Photographs from the 1957 Survey of Historical Monuments in Syria

Yoshihiro Nishiaki
The University Museum
The University of Tokyo


The Tokyo University Iraq-Iran Archaeological Expedition, headed by the late Professor Namio Egami, was Japan’s first substantial scientific mission to West Asia. Its extensive field campaigns carried out between 1956 and 1965 resulted in the formation of one of the largest West Asian archaeological collections available in Japan, now stored at the University Museum, the University of Tokyo. It consists of not only original materials from excavations and surveys, but also archival materials, including drawings and photographs, the latter of which is the subject of the present catalogue.

The first field campaign of the Expedition was an extensive one, starting in September 1956 and ending in May 1957. One of the most important objectives was excavation of the prehistoric site of Telul eth-Thalathat, in northern Iraq, which took place from October to December of 1956 and from March to April of 1957. During the period in between, which encompassed the rainy season in northern Iraq, the Expedition members carried out general surveys in the neighboring countries, visiting then known and unknown archaeological and historical monuments so as to build up a reference collection of materials in Japan for education in and research of West Asian archaeology. Photographic archiving was a major objective.

According to Egami (1958: 5), a total of approximately 50,000 photographs were taken during the 1956–1957 campaign. From these, a selected collection of 11,731 photographs was registered by the Expedition in its official archive. It includes 3,509 photographs from the excavations at Telul eth-Thalathat, the rest being from general surveys and other activities. In the present volume, photographs from the survey in Syria, consisting of 1,254 items, are documented. Most of them are black and white, but they also include a small number of color photographs (Plates 1.1–4.2). The general survey of Syria was conducted for about 40 days, from mid-January to late February 1957. The travel routes and major historical monuments/cities visited are shown in Fig. 1. The Expedition’s archive documents the photographs taken at the following locations: Damascus (Plates 5.1–22.2), Sweida, Crac des Chevaliers/Qalaat al-Hosn (Plates 23.1–28.2), Hama (Plates 29.1–33.2), Aleppo (Plates 34.1–68.2), the Church of St. Simeon Stylites/Qalaat Semaan (Plates 69.1–77.2), Palmyra (Plates 78.1–95.2), As-Salhiyah (Plate 96.1), Dura Europos (Plates 96.2– 99.2), and Mari (Plates 100.1–100.2).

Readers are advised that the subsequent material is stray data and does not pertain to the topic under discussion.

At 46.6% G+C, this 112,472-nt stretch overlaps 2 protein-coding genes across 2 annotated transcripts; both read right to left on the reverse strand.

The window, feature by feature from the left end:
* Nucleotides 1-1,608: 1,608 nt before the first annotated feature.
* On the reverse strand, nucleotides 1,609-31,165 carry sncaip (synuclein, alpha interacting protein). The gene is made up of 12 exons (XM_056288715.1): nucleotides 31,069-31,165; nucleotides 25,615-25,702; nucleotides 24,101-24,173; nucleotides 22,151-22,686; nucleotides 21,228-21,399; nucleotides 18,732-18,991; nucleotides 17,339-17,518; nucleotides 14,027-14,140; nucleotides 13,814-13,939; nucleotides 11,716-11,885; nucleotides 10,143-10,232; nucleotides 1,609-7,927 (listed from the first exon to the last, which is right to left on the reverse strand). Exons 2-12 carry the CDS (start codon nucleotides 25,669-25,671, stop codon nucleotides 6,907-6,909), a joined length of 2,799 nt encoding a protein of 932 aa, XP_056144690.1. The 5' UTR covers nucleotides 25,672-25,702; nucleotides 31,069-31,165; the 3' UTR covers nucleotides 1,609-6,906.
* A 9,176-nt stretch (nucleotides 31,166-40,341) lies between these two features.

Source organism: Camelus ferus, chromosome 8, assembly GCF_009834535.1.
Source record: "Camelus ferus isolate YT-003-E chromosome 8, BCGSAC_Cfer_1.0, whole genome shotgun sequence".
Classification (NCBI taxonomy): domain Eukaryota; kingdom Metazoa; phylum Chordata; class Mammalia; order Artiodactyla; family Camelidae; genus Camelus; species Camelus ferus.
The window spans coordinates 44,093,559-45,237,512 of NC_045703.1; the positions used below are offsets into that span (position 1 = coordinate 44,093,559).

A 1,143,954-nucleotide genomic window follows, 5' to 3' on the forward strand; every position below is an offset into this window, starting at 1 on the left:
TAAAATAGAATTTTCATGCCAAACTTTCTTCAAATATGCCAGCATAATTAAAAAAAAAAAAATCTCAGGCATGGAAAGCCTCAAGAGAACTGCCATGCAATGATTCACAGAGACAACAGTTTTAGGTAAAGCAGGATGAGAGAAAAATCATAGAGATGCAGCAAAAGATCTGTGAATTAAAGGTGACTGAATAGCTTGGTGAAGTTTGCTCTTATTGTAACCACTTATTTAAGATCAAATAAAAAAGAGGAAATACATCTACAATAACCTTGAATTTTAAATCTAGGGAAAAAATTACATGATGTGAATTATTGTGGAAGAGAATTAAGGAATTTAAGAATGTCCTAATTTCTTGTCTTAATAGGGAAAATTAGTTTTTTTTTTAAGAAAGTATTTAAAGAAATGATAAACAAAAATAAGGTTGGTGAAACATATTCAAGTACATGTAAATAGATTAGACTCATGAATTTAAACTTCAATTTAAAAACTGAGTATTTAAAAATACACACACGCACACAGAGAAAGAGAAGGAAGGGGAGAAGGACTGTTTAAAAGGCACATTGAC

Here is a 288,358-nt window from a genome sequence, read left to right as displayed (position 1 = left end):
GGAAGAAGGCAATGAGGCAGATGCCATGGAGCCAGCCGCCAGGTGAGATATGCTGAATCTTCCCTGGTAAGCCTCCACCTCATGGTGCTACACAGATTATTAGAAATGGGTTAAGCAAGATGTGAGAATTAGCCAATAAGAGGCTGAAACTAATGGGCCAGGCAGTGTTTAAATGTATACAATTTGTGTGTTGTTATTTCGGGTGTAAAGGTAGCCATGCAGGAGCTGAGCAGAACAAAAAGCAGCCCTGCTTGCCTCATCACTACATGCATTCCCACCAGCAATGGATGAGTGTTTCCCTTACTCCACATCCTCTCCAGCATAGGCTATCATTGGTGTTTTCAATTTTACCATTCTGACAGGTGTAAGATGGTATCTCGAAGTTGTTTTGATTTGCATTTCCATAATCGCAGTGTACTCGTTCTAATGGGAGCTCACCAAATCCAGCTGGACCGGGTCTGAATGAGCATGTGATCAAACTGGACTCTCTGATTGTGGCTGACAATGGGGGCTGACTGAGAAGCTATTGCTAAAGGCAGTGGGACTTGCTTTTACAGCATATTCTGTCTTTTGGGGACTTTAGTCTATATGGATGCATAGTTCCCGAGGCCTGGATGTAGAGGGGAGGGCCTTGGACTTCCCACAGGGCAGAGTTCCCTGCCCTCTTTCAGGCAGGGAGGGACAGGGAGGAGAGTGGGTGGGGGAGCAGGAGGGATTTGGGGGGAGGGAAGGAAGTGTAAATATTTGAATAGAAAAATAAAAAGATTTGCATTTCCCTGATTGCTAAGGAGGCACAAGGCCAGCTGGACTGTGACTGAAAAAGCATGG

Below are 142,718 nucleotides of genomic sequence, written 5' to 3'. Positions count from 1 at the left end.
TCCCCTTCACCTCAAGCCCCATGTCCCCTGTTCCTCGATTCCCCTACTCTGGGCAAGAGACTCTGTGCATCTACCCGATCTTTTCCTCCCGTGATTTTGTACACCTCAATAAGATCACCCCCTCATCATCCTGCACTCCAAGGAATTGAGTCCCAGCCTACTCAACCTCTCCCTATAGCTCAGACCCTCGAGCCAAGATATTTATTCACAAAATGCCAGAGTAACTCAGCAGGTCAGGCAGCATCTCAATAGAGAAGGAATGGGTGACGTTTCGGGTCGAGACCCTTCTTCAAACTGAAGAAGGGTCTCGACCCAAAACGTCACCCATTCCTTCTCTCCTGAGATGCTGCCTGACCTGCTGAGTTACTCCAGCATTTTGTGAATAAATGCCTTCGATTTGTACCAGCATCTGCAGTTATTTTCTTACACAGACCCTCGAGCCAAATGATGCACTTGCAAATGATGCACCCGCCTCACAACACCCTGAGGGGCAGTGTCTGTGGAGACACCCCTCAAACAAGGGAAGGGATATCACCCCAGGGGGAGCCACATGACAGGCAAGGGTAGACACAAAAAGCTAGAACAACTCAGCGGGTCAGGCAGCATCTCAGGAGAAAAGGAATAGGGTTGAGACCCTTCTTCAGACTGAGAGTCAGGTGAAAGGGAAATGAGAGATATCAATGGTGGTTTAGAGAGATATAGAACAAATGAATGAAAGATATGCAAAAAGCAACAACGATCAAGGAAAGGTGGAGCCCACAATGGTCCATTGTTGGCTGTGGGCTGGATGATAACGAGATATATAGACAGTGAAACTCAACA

Mainly historical monuments like old cities and ancient ruins were documented, but landscapes and local people were also recorded. The cultural and natural landscapes of any region or country are ever changing. Accordingly, those photographs taken more than a half century ago are now beginning to take on a historical significance in showing us facets of the Syrian past. Their significance may be even more highlighted given the current political instabilities in the region, which have accelerated the modification of the cultural and natural landscapes that has occurred on an unparalleled scale in this decade. We do hope that the photographs of the present volume are of use in a variety of ways for understanding the history of Syria.

The database in this volume includes 31 photographs that have been published in Egami (1958) or Egami (1965). 19 of them have been available also on our internet database (UMDB) at


Egami, N. (1958) (ed.) Orient –Records of an Archaeological Expedition (1956–1957). Tokyo: Asahi-Shimbun Press (in Japanese).

Egami, N. (1965) (ed.) Archaeological Sites in Orient. Tokyo: University of Tokyo Press (in Japanese).

Fig.1 Major cities and sites visited by the University of Tokyo mission during the 1957 survey in Syria